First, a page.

Watched the first (and thus far the only) three episodes of BBC’s new Sherlock.
The presence of Steven Moffat, the author of the best new Dr. Who episodes (Blink, Girl in the Fireplace, …), was the first thing to attract. And while it doesn’t reach as lofty heights, it is a pleasant series after all.
Benedict Cumberbatch stars as Sherlock Holmes – an acerbic character that fortunately does not aspire to House-level of misanthropy. Martin Freeman (Bilbo in Peter Jackson’s upcoming Hobbit films) is Dr. Watson, a veteran of Afghanistan, is introduced in the first episode and quickly becomes the narrator of the tale. But unlike the original short stories, he’s not the only narrator – in these modern times Holmes has a blog of his own. And exactly like the Victorian sleuth, the 21st century version uses modern technology to his advantage – a GPS-equipped phone certainly comes in handy in high-speed chases through London.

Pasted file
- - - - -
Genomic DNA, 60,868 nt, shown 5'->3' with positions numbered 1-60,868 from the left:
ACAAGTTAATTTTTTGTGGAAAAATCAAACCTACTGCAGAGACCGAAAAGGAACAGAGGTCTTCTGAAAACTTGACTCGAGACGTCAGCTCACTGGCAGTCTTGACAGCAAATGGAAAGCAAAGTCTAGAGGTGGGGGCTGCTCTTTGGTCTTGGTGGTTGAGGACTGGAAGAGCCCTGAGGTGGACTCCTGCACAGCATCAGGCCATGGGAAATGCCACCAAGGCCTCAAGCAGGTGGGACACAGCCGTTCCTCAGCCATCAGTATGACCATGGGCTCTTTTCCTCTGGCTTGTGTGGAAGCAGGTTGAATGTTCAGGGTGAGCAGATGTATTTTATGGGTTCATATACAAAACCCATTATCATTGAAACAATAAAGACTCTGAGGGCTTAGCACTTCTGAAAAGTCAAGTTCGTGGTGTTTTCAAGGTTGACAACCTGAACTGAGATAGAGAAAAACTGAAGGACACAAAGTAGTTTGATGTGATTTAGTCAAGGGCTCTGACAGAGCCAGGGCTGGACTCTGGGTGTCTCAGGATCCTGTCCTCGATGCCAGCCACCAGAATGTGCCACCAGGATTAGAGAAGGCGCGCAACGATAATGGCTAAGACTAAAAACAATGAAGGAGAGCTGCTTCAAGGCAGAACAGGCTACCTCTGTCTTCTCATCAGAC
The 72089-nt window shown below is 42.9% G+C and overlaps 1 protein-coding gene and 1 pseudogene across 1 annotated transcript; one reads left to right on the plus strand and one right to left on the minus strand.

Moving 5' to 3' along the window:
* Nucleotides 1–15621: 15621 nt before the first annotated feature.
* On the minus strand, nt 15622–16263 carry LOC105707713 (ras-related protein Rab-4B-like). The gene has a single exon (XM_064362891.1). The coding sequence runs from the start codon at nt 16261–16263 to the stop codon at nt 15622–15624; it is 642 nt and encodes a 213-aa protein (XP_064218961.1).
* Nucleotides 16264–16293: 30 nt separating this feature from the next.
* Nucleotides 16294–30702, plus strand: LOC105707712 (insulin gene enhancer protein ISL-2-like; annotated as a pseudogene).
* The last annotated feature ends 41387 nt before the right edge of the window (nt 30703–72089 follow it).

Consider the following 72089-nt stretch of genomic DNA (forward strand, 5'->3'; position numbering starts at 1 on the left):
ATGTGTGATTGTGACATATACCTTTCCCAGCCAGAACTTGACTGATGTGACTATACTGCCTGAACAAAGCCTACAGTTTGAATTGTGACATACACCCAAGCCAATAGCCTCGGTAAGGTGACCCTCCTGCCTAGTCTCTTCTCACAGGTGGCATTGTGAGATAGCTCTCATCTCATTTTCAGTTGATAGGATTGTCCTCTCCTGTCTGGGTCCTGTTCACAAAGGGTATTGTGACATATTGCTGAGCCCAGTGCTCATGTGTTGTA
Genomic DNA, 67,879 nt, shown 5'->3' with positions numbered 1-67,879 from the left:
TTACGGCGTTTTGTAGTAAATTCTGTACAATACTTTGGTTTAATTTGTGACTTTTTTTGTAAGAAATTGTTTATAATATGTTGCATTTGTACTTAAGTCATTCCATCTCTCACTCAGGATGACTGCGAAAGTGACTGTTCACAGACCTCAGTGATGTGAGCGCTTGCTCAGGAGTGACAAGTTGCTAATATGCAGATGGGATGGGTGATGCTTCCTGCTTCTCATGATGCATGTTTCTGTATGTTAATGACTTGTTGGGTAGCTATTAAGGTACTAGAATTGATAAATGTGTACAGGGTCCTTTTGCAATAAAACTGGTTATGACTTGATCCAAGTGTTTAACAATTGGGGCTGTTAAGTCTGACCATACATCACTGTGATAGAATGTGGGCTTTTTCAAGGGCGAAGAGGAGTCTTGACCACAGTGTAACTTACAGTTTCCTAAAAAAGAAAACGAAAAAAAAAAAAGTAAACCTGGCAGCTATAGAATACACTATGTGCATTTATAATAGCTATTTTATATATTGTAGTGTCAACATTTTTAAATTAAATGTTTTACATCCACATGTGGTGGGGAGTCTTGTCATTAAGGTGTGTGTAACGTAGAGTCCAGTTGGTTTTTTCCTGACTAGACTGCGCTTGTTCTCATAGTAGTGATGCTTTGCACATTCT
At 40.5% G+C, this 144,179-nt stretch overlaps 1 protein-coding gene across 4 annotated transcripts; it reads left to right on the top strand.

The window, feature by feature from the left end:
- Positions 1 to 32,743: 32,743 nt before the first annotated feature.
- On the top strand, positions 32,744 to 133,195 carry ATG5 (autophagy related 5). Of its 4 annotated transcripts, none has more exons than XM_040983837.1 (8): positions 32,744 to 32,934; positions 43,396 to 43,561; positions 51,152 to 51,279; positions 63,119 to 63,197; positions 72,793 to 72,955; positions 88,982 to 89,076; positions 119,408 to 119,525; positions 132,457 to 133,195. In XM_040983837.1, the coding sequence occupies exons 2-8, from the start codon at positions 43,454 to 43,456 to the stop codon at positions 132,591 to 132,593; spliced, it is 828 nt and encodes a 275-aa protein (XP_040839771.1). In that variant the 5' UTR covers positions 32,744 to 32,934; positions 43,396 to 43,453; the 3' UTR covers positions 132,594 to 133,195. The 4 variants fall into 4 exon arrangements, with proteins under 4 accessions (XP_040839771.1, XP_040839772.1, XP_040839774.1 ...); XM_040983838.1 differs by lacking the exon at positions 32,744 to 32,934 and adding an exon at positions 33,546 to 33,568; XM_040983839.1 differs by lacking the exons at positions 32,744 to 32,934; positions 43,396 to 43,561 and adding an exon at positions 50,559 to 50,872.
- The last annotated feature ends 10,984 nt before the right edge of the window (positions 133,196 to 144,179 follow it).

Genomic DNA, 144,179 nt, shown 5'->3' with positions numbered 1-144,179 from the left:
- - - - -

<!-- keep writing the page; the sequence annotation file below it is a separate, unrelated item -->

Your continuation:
The three episodes broadcast thus far contain plenty of references to old stories – starting from their names (the entire series kicks off with A Study in Pink, contrasting the Scarlet of the original tale) and twisting and turning familiar elements into completely new forms.
Sadly, the series will be developed very slowly, the next batch (also three episodes) is scheduled for the autumn of 2011.
Of the three episodes, two were nothing short of brilliant, while the the third sadly overreached quite a bit by forcefeeding the audience yet another element from the originals, and ending with a gratuitous cliffhanger.